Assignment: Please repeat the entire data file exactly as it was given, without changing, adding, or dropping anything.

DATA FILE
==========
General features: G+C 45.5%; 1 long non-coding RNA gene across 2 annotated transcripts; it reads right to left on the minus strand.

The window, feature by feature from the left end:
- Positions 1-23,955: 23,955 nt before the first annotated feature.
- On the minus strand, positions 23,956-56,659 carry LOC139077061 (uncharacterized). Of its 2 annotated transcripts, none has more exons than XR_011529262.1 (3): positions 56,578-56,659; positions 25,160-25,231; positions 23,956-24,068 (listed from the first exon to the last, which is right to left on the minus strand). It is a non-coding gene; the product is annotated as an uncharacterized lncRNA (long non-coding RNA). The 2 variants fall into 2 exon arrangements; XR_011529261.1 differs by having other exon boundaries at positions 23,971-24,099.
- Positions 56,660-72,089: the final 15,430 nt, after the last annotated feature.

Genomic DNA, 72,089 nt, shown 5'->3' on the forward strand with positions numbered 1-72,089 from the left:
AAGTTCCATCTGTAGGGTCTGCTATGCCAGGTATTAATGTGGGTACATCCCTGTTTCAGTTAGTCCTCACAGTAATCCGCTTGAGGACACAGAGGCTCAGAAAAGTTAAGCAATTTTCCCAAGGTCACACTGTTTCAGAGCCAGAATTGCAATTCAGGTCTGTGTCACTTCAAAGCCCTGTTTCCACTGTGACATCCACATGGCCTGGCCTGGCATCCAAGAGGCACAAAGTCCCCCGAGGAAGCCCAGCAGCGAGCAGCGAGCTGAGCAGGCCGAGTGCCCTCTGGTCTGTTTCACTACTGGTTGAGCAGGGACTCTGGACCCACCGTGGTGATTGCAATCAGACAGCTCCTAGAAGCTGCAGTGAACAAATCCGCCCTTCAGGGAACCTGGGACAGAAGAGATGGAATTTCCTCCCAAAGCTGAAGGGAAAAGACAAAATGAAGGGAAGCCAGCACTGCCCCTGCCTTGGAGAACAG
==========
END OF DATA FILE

General features: G+C 45.5%; 1 long non-coding RNA gene across 2 annotated transcripts; it reads right to left on the minus strand.

The window, feature by feature from the left end:
- Positions 1-23,955: 23,955 nt before the first annotated feature.
- On the minus strand, positions 23,956-56,659 carry LOC139077061 (uncharacterized). Of its 2 annotated transcripts, none has more exons than XR_011529262.1 (3): positions 56,578-56,659; positions 25,160-25,231; positions 23,956-24,068 (listed from the first exon to the last, which is right to left on the minus strand). It is a non-coding gene; the product is annotated as an uncharacterized lncRNA (long non-coding RNA). The 2 variants fall into 2 exon arrangements; XR_011529261.1 differs by having other exon boundaries at positions 23,971-24,099.
- Positions 56,660-72,089: the final 15,430 nt, after the last annotated feature.

Genomic DNA, 72,089 nt, shown 5'->3' on the forward strand with positions numbered 1-72,089 from the left:
AAGTTCCATCTGTAGGGTCTGCTATGCCAGGTATTAATGTGGGTACATCCCTGTTTCAGTTAGTCCTCACAGTAATCCGCTTGAGGACACAGAGGCTCAGAAAAGTTAAGCAATTTTCCCAAGGTCACACTGTTTCAGAGCCAGAATTGCAATTCAGGTCTGTGTCACTTCAAAGCCCTGTTTCCACTGTGACATCCACATGGCCTGGCCTGGCATCCAAGAGGCACAAAGTCCCCCGAGGAAGCCCAGCAGCGAGCAGCGAGCTGAGCAGGCCGAGTGCCCTCTGGTCTGTTTCACTACTGGTTGAGCAGGGACTCTGGACCCACCGTGGTGATTGCAATCAGACAGCTCCTAGAAGCTGCAGTGAACAAATCCGCCCTTCAGGGAACCTGGGACAGAAGAGATGGAATTTCCTCCCAAAGCTGAAGGGAAAAGACAAAATGAAGGGAAGCCAGCACTGCCCCTGCCTTGGAGAACAG